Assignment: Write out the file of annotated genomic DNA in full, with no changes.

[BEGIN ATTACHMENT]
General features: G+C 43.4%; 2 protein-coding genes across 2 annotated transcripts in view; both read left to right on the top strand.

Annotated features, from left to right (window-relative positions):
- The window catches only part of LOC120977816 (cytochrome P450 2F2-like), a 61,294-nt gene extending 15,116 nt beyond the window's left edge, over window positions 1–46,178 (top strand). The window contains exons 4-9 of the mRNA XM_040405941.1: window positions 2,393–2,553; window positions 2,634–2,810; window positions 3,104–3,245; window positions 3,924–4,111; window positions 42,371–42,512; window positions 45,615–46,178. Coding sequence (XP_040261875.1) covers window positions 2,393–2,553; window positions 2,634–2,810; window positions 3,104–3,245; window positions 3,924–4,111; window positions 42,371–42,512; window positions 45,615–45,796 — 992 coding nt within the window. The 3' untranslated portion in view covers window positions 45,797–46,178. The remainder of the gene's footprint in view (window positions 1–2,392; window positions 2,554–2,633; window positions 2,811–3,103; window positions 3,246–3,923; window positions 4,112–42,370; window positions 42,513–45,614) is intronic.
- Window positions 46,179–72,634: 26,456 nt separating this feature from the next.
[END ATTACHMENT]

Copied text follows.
General features: G+C 43.4%; 2 protein-coding genes across 2 annotated transcripts in view; both read left to right on the top strand.

Annotated features, from left to right (window-relative positions):
- The window catches only part of LOC120977816 (cytochrome P450 2F2-like), a 61,294-nt gene extending 15,116 nt beyond the window's left edge, over window positions 1–46,178 (top strand). The window contains exons 4-9 of the mRNA XM_040405941.1: window positions 2,393–2,553; window positions 2,634–2,810; window positions 3,104–3,245; window positions 3,924–4,111; window positions 42,371–42,512; window positions 45,615–46,178. Coding sequence (XP_040261875.1) covers window positions 2,393–2,553; window positions 2,634–2,810; window positions 3,104–3,245; window positions 3,924–4,111; window positions 42,371–42,512; window positions 45,615–45,796 — 992 coding nt within the window. The 3' untranslated portion in view covers window positions 45,797–46,178. The remainder of the gene's footprint in view (window positions 1–2,392; window positions 2,554–2,633; window positions 2,811–3,103; window positions 3,246–3,923; window positions 4,112–42,370; window positions 42,513–45,614) is intronic.
- Window positions 46,179–72,634: 26,456 nt separating this feature from the next.